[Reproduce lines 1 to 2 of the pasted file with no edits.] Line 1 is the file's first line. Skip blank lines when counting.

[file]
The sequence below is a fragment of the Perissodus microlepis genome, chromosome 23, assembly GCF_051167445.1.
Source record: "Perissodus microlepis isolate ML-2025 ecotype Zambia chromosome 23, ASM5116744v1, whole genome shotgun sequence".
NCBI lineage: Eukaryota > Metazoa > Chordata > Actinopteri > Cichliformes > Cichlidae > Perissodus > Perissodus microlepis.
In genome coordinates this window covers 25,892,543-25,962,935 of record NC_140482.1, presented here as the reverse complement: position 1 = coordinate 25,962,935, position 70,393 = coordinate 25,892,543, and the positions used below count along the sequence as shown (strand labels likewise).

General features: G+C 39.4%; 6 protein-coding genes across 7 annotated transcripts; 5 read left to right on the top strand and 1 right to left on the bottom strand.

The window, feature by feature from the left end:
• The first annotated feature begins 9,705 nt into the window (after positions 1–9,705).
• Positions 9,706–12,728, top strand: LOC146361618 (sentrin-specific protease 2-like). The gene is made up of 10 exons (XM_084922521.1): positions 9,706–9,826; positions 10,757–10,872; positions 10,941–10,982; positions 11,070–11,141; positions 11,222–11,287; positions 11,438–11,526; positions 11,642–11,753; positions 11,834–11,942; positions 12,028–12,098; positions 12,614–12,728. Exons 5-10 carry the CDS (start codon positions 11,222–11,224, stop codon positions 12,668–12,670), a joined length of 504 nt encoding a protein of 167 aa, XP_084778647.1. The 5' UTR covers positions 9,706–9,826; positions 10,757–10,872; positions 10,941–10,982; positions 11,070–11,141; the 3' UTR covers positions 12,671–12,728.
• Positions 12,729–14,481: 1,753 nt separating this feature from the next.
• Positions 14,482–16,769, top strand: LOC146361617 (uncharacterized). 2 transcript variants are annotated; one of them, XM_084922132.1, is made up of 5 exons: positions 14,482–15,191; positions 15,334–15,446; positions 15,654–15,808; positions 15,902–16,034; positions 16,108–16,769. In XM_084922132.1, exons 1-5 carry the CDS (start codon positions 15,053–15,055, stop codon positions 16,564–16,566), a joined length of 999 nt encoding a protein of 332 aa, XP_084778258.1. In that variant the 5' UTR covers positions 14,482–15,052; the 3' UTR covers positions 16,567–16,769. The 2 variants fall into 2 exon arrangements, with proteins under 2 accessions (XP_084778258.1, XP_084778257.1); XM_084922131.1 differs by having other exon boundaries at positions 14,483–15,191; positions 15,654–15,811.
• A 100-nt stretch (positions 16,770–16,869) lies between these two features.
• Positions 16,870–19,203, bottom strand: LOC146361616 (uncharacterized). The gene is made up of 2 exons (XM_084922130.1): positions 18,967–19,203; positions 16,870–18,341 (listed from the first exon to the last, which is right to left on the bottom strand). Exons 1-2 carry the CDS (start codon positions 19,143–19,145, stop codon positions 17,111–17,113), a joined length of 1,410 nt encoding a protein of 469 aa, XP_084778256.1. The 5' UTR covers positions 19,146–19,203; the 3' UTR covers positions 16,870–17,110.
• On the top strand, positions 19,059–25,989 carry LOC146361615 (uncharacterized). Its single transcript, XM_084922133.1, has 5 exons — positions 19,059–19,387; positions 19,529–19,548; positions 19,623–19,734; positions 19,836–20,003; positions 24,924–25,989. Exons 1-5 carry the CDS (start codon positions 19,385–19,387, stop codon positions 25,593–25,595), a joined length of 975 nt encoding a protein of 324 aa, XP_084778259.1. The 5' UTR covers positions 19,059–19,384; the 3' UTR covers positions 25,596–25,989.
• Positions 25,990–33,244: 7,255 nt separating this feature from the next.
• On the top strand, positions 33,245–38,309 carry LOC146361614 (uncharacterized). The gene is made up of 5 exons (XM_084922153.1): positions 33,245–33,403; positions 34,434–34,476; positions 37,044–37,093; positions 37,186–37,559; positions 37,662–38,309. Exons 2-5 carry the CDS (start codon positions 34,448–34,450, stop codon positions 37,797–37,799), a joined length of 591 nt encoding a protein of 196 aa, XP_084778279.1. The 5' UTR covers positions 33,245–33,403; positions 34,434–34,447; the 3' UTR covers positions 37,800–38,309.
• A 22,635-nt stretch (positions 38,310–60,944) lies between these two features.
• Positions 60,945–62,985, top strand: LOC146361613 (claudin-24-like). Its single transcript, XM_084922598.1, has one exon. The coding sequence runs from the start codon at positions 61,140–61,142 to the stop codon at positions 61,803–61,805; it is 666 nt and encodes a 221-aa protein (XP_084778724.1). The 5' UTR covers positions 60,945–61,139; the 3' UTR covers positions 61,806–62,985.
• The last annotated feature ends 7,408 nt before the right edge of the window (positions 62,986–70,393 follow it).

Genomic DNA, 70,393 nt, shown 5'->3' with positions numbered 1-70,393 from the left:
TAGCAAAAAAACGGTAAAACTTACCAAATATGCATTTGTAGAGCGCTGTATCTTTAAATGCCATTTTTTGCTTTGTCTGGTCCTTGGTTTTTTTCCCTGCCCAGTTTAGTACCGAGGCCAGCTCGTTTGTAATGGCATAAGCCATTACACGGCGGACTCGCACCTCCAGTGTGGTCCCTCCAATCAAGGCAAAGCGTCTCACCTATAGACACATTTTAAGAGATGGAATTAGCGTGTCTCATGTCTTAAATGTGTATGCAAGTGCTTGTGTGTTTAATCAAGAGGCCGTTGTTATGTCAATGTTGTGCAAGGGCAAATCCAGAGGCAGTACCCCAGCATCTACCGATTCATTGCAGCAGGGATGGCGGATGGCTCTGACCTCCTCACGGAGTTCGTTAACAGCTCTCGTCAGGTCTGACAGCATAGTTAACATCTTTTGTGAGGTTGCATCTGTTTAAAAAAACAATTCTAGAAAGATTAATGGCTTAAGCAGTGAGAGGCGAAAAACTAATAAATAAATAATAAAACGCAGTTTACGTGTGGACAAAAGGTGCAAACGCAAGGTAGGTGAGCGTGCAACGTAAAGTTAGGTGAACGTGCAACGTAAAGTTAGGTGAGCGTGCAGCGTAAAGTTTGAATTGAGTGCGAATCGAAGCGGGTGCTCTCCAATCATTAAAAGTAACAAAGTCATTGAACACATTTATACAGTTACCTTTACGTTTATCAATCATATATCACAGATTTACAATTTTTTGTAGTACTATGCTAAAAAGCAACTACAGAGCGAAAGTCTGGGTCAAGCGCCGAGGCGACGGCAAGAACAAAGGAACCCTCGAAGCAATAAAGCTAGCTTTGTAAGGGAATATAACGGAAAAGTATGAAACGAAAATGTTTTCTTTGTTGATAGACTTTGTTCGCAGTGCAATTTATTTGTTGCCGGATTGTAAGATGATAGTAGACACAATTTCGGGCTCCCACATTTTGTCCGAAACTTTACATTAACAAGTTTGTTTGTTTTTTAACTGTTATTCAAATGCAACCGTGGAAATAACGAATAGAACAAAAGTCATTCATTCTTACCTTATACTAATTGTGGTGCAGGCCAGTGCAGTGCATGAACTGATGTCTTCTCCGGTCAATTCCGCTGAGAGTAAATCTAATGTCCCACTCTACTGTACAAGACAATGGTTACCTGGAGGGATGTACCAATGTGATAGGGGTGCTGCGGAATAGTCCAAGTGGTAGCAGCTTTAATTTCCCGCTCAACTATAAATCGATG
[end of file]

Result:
The sequence below is a fragment of the Perissodus microlepis genome, chromosome 23, assembly GCF_051167445.1.
Source record: "Perissodus microlepis isolate ML-2025 ecotype Zambia chromosome 23, ASM5116744v1, whole genome shotgun sequence".